Thursday, March 1, 2012

Rhythm in Exhibitions

Why is there such a desire to touch things in an art museum?  Does all that concentrated looking create a pent up demand to use our other senses?  Or do we long to get a better sense of how an artist created something, and the materials they used?  Can a museum experience be "interactive" if you don't touch anything?

I was thinking about these things after a recent visit to the Museum of Modern Art (MoMA) with a group of my graduate students from Bank Street's Museum Education program.  (Yes, that's us touching sculptures in the picture above.)

Not in any way to pick on MoMA (since it's one of my favorite museums) but the galleries there (and in many other museums) often seem to lose track of the intellectual and design values of rhythm.

Rhythm in the sense of changing up and varying the sensory stimuli and patterns for visitors.  In the case of MoMA, a visitor is faced with the classic "pure white box" style gallery repeated over and over.  And within each pure white space, artworks are arranged linearly or in grid patterns on the walls or floors.  Couldn't an occasional gallery wall be painted red or blue?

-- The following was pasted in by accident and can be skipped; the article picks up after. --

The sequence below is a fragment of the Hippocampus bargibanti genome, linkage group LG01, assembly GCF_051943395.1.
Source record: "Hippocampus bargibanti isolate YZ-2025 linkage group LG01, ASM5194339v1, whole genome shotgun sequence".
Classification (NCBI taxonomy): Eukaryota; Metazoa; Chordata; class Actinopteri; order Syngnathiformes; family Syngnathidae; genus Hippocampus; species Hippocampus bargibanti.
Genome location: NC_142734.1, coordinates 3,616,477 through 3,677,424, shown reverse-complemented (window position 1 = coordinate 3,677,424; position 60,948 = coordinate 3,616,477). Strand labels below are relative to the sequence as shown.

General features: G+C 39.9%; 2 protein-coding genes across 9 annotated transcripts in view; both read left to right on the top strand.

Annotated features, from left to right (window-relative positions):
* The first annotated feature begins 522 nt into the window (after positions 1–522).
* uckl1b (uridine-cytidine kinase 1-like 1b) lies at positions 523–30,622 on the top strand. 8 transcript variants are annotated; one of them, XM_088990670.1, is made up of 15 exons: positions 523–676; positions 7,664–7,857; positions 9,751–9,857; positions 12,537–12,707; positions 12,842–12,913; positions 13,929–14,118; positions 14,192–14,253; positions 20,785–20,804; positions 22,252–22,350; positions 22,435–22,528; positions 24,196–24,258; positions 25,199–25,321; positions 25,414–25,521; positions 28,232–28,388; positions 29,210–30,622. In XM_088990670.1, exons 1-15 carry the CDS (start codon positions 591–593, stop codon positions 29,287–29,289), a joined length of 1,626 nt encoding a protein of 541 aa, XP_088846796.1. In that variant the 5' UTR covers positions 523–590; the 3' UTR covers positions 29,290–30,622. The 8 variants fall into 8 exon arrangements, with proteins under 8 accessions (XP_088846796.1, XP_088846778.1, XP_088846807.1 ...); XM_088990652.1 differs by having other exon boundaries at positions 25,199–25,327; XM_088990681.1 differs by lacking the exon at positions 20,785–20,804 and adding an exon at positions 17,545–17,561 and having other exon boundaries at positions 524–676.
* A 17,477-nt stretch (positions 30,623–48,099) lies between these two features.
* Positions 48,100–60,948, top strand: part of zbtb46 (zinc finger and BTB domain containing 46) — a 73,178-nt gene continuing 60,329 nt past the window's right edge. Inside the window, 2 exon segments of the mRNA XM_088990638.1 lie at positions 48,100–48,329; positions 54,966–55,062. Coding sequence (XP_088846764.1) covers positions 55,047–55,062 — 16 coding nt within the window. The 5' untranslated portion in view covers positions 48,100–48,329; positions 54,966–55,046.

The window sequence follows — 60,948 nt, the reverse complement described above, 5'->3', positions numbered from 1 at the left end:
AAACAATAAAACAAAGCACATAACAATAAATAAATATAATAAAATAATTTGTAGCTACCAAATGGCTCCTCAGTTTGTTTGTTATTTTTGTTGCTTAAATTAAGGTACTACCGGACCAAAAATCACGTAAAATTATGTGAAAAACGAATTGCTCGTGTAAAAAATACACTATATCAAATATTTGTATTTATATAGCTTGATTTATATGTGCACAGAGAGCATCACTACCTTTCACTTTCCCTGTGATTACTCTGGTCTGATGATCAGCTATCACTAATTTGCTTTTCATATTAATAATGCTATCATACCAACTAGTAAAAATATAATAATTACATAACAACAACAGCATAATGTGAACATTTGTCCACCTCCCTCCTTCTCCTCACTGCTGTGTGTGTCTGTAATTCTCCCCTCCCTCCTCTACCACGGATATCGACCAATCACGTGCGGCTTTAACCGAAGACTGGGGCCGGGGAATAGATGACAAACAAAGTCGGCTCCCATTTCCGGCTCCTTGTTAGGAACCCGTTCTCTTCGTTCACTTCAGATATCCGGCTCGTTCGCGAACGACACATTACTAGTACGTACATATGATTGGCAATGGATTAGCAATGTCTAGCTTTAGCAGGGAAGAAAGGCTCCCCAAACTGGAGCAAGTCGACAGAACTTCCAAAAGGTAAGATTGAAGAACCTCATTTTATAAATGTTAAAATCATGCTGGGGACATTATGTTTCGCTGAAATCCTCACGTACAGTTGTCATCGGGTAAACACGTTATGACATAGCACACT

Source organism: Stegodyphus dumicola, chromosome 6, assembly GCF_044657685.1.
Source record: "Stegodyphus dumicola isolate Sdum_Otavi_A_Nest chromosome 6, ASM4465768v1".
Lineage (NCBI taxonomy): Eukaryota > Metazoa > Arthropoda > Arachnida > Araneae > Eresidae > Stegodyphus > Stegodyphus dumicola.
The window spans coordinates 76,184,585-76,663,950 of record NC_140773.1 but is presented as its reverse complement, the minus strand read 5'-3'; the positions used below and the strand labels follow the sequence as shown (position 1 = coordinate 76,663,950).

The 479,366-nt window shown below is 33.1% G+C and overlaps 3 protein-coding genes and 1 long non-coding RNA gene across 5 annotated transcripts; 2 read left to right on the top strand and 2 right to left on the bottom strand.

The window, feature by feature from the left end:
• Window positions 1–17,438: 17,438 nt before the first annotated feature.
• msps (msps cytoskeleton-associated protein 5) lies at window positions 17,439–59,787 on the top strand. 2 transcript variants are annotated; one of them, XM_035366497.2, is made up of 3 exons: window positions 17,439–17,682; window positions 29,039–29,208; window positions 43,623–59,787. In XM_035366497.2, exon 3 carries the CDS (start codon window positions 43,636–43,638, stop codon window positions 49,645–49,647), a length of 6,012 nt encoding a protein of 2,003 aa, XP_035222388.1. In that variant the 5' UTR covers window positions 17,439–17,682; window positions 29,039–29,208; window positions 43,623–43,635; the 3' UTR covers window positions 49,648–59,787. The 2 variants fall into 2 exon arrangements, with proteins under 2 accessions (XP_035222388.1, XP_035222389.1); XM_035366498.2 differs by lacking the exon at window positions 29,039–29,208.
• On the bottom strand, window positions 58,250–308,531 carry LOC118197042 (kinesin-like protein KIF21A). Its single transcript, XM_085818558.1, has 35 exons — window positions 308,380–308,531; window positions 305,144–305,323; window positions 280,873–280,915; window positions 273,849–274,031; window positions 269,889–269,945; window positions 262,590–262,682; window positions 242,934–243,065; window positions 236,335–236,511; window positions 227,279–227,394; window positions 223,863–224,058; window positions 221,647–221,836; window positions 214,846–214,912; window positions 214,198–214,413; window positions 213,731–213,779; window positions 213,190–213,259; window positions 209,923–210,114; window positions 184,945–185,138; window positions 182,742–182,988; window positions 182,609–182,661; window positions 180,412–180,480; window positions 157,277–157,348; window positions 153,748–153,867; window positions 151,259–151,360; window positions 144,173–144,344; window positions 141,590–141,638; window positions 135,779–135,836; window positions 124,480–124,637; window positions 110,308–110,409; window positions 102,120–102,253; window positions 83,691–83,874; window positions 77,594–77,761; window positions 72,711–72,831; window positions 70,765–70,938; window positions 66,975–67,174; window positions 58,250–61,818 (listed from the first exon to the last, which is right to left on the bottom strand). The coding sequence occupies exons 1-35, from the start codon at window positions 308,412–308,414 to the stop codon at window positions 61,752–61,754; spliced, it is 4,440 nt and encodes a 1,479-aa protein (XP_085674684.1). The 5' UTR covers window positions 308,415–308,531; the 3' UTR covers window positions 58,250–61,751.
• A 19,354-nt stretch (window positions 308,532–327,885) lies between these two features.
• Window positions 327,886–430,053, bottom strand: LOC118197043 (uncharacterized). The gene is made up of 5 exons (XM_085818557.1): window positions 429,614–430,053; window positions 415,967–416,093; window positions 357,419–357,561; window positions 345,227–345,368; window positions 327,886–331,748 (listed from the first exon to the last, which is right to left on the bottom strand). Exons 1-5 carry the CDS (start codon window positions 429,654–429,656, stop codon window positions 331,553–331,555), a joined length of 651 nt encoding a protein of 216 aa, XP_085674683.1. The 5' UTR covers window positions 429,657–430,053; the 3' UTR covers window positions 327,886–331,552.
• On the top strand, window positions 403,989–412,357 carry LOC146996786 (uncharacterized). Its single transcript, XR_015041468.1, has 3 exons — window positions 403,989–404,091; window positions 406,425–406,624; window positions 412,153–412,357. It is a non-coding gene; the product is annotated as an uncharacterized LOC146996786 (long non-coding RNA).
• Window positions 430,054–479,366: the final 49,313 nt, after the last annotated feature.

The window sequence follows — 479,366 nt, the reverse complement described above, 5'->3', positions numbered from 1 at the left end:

I'd contend that one reason for the amazing success of recent shows by Tim Burton and Olafur Eliasson at MoMA was (aside from the great art) that each installation deliberately broke away from the white/grid aesthetic.

And lack of rhythm in exhibitions isn't just an Art Museum issue.  My kids once remarked on a History Museum exhibition as a "bunch of old brown things" because the furniture, textiles, and documents on display were all old and brown!  The visual rhythm of "brown" and "old" became a sort of unvarying metronome that overwhelmed the ultimate content goals of the designers.  Each object in every glass case was set on sepia or earth-toned backgrounds as well.

Have some museum genres become like particular radio stations for both exhibition designers and visitors?  Tune into pristine white spaces on the Art Museum channel, and dimly lit galleries full of "old brown stuff" on the History Museum station?

Are the typical design "rhythms" of many science centers filled with bright colors, neon, and wildly varying architectural forms really conducive to thinking deeply about tricky scientific content?

How can we as exhibition creators find our "design rhythm" to help create more interesting museum spaces and content-driven experiences for our visitors?

Please share your own experiences or examples of rhythm in exhibitions (good or bad) in the "Comments" section below!

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